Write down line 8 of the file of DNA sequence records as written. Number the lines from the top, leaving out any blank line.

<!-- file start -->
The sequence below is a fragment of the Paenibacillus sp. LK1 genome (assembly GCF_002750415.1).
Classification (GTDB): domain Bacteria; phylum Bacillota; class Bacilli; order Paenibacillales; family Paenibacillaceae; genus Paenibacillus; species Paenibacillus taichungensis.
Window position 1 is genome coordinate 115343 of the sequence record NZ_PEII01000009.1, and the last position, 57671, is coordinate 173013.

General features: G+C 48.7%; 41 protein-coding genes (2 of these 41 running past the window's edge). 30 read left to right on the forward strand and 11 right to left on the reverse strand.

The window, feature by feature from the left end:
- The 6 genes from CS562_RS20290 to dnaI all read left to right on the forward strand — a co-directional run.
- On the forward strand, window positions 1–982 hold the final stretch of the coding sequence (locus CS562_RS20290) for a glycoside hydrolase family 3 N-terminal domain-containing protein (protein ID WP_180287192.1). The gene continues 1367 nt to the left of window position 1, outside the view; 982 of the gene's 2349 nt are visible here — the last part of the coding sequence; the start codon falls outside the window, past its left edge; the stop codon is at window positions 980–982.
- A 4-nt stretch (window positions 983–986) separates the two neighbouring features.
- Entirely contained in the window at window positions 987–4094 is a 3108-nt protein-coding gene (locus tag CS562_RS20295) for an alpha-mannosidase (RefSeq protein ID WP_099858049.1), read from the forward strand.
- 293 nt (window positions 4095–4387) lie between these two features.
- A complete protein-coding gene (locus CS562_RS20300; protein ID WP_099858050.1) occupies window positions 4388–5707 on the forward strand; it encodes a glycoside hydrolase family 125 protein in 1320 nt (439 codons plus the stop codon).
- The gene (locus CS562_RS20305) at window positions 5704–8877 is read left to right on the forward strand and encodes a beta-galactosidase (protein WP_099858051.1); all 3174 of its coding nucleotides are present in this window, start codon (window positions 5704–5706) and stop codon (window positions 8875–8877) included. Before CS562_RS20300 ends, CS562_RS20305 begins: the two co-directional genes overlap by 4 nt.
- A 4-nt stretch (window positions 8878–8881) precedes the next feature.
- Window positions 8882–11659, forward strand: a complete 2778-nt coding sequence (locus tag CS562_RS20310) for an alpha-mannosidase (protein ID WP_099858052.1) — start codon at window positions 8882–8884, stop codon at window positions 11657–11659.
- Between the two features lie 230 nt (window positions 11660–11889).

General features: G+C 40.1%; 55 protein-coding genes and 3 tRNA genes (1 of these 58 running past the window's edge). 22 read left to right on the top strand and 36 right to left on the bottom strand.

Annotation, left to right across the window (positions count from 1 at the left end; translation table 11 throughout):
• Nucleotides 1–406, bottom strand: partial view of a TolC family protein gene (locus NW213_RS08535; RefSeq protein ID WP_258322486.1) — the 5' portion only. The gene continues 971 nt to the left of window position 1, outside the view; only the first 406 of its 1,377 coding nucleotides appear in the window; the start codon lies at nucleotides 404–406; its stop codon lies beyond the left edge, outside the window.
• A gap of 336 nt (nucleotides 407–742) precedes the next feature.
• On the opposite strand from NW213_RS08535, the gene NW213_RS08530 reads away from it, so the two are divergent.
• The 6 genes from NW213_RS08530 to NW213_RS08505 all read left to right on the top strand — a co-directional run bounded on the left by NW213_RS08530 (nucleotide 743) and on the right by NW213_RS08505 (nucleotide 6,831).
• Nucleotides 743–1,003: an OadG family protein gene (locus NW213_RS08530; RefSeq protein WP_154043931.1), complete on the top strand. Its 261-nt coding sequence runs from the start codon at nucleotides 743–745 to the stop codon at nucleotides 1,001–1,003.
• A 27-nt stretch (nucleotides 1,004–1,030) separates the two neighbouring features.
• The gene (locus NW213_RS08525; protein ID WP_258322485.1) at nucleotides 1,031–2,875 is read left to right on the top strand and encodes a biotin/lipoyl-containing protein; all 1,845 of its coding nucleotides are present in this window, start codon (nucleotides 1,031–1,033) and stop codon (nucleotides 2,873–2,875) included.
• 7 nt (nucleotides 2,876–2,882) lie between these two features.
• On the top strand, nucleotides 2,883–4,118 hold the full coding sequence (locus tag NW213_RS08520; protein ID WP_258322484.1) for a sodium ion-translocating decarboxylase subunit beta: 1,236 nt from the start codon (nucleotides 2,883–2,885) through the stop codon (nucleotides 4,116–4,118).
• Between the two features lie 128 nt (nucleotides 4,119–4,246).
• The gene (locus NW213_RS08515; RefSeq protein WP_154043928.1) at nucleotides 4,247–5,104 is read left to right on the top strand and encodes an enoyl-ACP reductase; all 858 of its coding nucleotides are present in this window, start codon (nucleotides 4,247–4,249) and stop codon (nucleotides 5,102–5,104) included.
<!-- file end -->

- A 4-nt stretch (window positions 983–986) separates the two neighbouring features.